Why social workers should mark Holocaust Memorial Day

Society's negative portrayal of minorities is toxic, says BASW professional officer Joe Godden

Yad Vashem Holocaust Memorial in Jerusalem Photo: Israel_photo_gallery/flickr

By Joe Godden

Why is it important for social workers to mark Holocaust Memorial Day? The Global Definition of the Social Work Profession includes the statement: “Principles of social justice, human rights and collective responsibility and respect for diversities are central to social work… Social work is based on the inherent worth and dignity of all people as expressed in the United Nations Universal Declaration of Human Rights (1948).”

Since the Holocaust, crimes against humanity have continued, with genocides in Darfur, Rwanda, Cambodia, Bosnia, the Middle East and many other parts of the world.

Working with victims of persecution

Much of the work that social workers do is working with people who have been directly affected by discrimination, including many who work with people who have been victims of violence, persecution and genocide.

And let us not forget that many social workers in the UK have worked in areas of war and conflict and we have members who themselves have directly suffered persecution and have witnessed genocide.

Human rights obligations

Social workers in the UK, who are carrying out their duties as agents of the state, need to do so in a way that is compatible with legal human rights obligations. BASW’s human rights policy states social workers are working on a day-to-day basis with individuals and groups whose human rights are affected by inequality, poverty and discrimination.

Society’s negative portrayal of minorities is a toxic mix, with those who are poor or who have disabilities being vilified.

Not only do individuals suffer as a result of such discrimination; it is the start of a slippery slope to de-humanising individuals and communities.

Dehumanisation and discrimination is what happened under the Nazis, it has happened since in large scale genocides and at an individual level it continues everywhere.

I was particularly struck by the recent BBC Drama The Eichmann Show, which told the story of how the 1961 trial of Nazi Adolf Eichmann came to be televised.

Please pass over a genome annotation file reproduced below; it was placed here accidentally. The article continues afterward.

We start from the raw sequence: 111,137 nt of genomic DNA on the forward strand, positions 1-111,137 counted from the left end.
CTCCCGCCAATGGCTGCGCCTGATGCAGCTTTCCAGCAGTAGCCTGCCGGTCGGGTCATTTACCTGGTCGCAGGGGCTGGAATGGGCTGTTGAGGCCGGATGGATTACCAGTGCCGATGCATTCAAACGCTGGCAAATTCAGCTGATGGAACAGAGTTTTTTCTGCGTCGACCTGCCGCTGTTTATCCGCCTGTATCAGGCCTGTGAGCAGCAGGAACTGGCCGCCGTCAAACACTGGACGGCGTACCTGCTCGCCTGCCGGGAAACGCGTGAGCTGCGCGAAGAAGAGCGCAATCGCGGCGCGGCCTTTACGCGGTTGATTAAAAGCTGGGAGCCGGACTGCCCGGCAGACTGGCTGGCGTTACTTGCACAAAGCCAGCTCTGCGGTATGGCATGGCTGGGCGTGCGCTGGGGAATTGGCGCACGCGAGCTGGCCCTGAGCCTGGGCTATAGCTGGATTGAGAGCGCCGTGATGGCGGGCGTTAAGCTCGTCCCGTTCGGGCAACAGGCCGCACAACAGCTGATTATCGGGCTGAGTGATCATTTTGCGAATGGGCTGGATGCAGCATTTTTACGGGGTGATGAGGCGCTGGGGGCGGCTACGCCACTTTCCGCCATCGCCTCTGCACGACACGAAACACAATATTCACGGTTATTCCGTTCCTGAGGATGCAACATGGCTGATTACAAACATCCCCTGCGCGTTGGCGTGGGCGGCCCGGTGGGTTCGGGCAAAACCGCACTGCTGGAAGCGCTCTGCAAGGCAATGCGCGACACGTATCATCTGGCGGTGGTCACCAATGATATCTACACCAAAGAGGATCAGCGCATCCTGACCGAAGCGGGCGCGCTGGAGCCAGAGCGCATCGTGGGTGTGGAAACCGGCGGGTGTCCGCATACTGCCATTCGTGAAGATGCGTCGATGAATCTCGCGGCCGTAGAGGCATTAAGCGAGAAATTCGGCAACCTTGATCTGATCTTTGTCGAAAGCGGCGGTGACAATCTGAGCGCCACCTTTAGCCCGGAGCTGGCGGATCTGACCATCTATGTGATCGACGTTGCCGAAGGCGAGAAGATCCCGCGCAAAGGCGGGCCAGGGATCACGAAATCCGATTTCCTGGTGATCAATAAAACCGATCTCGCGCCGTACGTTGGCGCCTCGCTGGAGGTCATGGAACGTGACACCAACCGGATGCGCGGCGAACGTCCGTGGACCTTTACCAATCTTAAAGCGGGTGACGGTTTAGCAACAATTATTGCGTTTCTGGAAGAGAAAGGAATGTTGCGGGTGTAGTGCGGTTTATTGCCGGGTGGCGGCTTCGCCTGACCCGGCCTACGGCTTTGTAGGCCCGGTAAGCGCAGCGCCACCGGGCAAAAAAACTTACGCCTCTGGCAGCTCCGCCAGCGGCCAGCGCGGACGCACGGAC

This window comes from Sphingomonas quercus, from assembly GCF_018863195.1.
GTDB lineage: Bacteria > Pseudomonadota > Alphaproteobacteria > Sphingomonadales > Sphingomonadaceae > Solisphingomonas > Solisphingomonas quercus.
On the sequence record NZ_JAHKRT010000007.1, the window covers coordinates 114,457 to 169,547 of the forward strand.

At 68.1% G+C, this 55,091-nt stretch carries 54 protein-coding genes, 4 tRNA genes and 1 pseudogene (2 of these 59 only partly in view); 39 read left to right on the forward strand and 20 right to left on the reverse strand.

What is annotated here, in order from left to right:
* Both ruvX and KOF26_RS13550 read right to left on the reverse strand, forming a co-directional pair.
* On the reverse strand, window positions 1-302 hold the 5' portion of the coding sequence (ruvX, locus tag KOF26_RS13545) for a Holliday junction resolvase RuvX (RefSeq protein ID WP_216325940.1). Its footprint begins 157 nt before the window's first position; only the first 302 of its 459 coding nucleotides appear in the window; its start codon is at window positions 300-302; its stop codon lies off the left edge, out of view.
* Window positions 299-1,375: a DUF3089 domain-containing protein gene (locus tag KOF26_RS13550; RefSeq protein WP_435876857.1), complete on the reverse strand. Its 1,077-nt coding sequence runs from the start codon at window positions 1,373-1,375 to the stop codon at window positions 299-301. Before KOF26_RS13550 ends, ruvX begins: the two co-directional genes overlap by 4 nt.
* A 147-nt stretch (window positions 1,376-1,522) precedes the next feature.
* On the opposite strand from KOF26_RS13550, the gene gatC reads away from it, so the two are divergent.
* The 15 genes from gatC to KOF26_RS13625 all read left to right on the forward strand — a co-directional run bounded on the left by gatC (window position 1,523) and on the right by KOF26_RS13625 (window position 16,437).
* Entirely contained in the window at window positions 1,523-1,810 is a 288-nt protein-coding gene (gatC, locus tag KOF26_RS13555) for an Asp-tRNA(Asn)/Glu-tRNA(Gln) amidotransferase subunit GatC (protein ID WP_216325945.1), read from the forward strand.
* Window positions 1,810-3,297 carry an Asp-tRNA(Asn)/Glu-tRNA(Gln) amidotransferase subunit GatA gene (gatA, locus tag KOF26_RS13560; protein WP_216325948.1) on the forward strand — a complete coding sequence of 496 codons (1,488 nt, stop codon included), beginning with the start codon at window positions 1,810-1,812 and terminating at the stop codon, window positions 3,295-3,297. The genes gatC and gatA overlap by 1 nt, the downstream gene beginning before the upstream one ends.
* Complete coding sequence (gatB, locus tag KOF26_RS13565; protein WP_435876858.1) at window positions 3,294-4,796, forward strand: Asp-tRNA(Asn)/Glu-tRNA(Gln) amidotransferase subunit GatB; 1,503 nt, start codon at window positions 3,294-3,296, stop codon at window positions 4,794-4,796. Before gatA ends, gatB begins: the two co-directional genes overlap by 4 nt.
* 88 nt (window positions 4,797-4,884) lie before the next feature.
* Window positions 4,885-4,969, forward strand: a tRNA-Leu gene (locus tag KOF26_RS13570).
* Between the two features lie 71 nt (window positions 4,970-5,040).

TV director Leo Hurtwitz, who had been blacklisted in the McCarthy era and ground-breaking producer, Milton Fruchtman set out to capture the trial of one of the war’s most notorious Nazis, Adolf Eichmann.

In doing so they faced enormous obstacles and risked their own lives and those of their families.

Learning from survivors

The trial became the world’s first ever global TV event. It was not only a seminal moment for the media but also for people all round the world to learn the shocking reality of the Holocaust from survivors themselves.

For Hurtwitz and Fruchtman the filming was so much more than wanting to capture an event; it became a personal quest to understand how such horror could happen. Fruchtman, brilliantly played by Martin Freeman, came to his own conclusions.

In a very powerful statement at the end of the film he said: “Each of us who ever felt that God has created us better than any other human being has stood on the threshold of where Eichmann once stood. And each of us who has allowed the shape of another person’s nose, or colour of their skin, or the manner in which they worship their God to poison our feelings towards them, have known the loss of reason that led Eichmann to his madness. Well this is how it all began with those who did those things”.

We must do everything we can as individuals and social work professionals to fight discrimination as the consequences are all too familiar.

Holocaust Memorial Day is on 27 January http://hmd.org.uk/ 

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